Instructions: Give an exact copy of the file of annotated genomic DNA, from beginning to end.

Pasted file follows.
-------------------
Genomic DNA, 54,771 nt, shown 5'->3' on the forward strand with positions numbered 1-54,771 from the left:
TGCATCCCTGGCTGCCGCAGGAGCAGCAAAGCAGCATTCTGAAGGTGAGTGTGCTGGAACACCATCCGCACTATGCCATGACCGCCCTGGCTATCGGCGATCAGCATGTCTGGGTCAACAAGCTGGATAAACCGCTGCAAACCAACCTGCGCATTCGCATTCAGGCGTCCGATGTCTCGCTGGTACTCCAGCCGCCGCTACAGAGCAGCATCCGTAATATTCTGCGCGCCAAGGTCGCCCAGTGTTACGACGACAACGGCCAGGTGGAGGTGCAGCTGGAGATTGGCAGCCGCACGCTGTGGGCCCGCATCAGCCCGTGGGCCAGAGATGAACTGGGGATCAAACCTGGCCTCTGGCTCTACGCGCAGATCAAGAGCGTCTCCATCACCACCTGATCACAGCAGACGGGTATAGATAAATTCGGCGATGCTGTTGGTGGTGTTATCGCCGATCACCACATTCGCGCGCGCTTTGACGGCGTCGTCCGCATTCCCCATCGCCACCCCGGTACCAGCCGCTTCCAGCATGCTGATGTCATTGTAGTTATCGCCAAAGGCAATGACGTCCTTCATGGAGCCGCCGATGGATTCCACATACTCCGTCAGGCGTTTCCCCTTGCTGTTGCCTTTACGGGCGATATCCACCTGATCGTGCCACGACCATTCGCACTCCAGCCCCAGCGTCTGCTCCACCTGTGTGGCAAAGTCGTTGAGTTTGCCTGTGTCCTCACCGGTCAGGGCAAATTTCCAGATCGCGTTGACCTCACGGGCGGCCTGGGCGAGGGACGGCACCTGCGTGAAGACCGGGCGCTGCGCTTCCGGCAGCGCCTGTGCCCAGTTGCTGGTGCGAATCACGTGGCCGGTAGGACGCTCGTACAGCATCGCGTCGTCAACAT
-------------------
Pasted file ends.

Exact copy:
Genomic DNA, 54,771 nt, shown 5'->3' on the forward strand with positions numbered 1-54,771 from the left:
TGCATCCCTGGCTGCCGCAGGAGCAGCAAAGCAGCATTCTGAAGGTGAGTGTGCTGGAACACCATCCGCACTATGCCATGACCGCCCTGGCTATCGGCGATCAGCATGTCTGGGTCAACAAGCTGGATAAACCGCTGCAAACCAACCTGCGCATTCGCATTCAGGCGTCCGATGTCTCGCTGGTACTCCAGCCGCCGCTACAGAGCAGCATCCGTAATATTCTGCGCGCCAAGGTCGCCCAGTGTTACGACGACAACGGCCAGGTGGAGGTGCAGCTGGAGATTGGCAGCCGCACGCTGTGGGCCCGCATCAGCCCGTGGGCCAGAGATGAACTGGGGATCAAACCTGGCCTCTGGCTCTACGCGCAGATCAAGAGCGTCTCCATCACCACCTGATCACAGCAGACGGGTATAGATAAATTCGGCGATGCTGTTGGTGGTGTTATCGCCGATCACCACATTCGCGCGCGCTTTGACGGCGTCGTCCGCATTCCCCATCGCCACCCCGGTACCAGCCGCTTCCAGCATGCTGATGTCATTGTAGTTATCGCCAAAGGCAATGACGTCCTTCATGGAGCCGCCGATGGATTCCACATACTCCGTCAGGCGTTTCCCCTTGCTGTTGCCTTTACGGGCGATATCCACCTGATCGTGCCACGACCATTCGCACTCCAGCCCCAGCGTCTGCTCCACCTGTGTGGCAAAGTCGTTGAGTTTGCCTGTGTCCTCACCGGTCAGGGCAAATTTCCAGATCGCGTTGACCTCACGGGCGGCCTGGGCGAGGGACGGCACCTGCGTGAAGACCGGGCGCTGCGCTTCCGGCAGCGCCTGTGCCCAGTTGCTGGTGCGAATCACGTGGCCGGTAGGACGCTCGTACAGCATCGCGTCGTCAACAT